This easy fix could eliminate harmful chemical exhaust from home heaters

Efficient heaters have a dark side, releasing harmful chemicals into the air, but a new add-on could fix them.

In the US, 43% of all the energy consumed in the home is used to keep us warm, and the bulk of this is from natural gas furnaces.

Gas heat has become steadily more efficient over the past decade, under stricter regulations by the Department of Energy. 

But as calls to eliminate greenhouse emissions become more and more urgent, researchers are increasingly concerned that we still are off course to meet our climate goals.

The challenge: While the goal of carbon-free heating could one day be reached with electric heaters powered by renewable energy, the logistics required to replace gas heaters entirely will be enormous, and could take years to achieve. 

In the meantime, the priority for many researchers is to push the efficiency of gas heaters as far as possible, so we get the most heat with the lowest amount of emissions.

In the US, 43% of all the energy consumed in the home is used to keep us warm, and the bulk of this is from natural gas furnaces.

Today, the best designs available to everyday consumers are “condensing furnaces.” They use secondary heat exchangers to capture and recycle the heat contained in hot exhaust from the furnace – boosting their efficiency to over 90%.

Unfortunately, this impressive performance comes at a cost. Once they condense into liquids, the acidic compounds formed from the combustion of natural gas (including sulphur oxides, nitrogen oxides, and formic acid) unleash harmful gases — including other nitrogen oxides, carbon monoxide, and methane. 

These are not only potent greenhouse gases, they’re also bad for human health and can cause immense damage to the environment.

Cleaner air: Researchers at Oak Ridge National Laboratory in Tennessee have now designed an add-on to condensing gas furnaces that they hope could be an easy fix to this problem. 

In their study, Zhiming Gao and colleagues introduced an “acidic gas reduction catalyst” — a ceramic cylinder in a metal casing. 

The team treated the ceramic with a carefully-adjusted mixture of titanium oxide, copper oxide, and platinum, coating the porous structure inside the cylinder. As the acidic exhaust gases produced by the condensing furnace pass through this ceramic, the researchers predicted several reactions should take place:

Unfortunately, condensing furnaces release potent greenhouse gases that are bad for human health and can cause immense damage to the environment.

While sulphur oxides should become trapped on the porous ceramic surface, nitrogen oxides should split into oxygen and harmless nitrogen gas. 

Theoretically, this oxygen should react with the remaining carbon-based compounds to produce carbon dioxide – ironically, this is a better outcome, because it is far less harmful than carbon monoxide, and less potent a greenhouse gas than methane.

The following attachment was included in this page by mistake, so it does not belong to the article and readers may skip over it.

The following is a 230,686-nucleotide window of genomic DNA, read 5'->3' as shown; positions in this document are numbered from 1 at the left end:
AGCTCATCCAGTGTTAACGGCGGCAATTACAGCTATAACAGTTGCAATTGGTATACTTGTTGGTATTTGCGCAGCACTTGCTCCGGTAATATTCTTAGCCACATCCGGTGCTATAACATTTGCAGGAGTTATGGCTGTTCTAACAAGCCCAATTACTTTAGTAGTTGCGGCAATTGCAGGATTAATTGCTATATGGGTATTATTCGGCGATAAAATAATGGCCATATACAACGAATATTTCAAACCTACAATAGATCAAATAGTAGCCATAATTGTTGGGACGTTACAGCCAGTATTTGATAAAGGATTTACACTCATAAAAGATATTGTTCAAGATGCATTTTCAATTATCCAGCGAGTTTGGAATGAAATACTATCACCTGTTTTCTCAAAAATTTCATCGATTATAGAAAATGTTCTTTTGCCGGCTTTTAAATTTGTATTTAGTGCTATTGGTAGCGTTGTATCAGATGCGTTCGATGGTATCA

Neutron power: To test their predictions, without disrupting the gas passing through their catalyst, Gao’s team used a technique named “neutron computed tomography.” 

This involved bombarding 2D slices of the ceramic with neutrons, which can easily penetrate its outer casing.

By detecting the neutrons scattered by atomic nuclei inside the catalyst, the researchers could build up a detailed picture of its interior structure. Then, by stacking the 2D image slices on top of each other, they could build up 3D images of the entire catalyst. 

In their experiment, Gao’s team used this technique to measure the distribution of soot inside their catalyst over 4 hours of operation. Soot is created by the incomplete combustion of natural gas – so by measuring the distribution of soot particles, the researchers hoped to gain a reliable picture of how exhaust gases flow through and react with the catalyst.

Just as they predicted, the team’s tomography images showed that the amount of soot deposited inside their catalyst steadily decreased as the exhaust passed through – clearly showing that the acidic gases had reacted with the catalyst and converted into other compounds. 

Researchers have now designed an add-on that they hope could be an easy fix to the problem — like a catalytic converter for furnaces.

Retrofitting gas heaters: If this technology could be scaled to commercial gas heaters, Gao and colleagues predict its impact could be just as transformative as catalytic converters for cars. When they were fitted onto exhaust pipes, catalytic converters turned toxic gases into safer compounds, and have likely saved many lives from dangerous air pollution since they were first widely implemented.

The team says their catalyst could not only be manufactured from affordable, widely available materials, it could also be easily retrofitted onto existing condensing furnaces.

Ultimately, if the technology is widely rolled out, the researchers hope it could help bridge the gap between the inefficient and harmful burning of fossil fuels and the entirely carbon-free technologies of the future.

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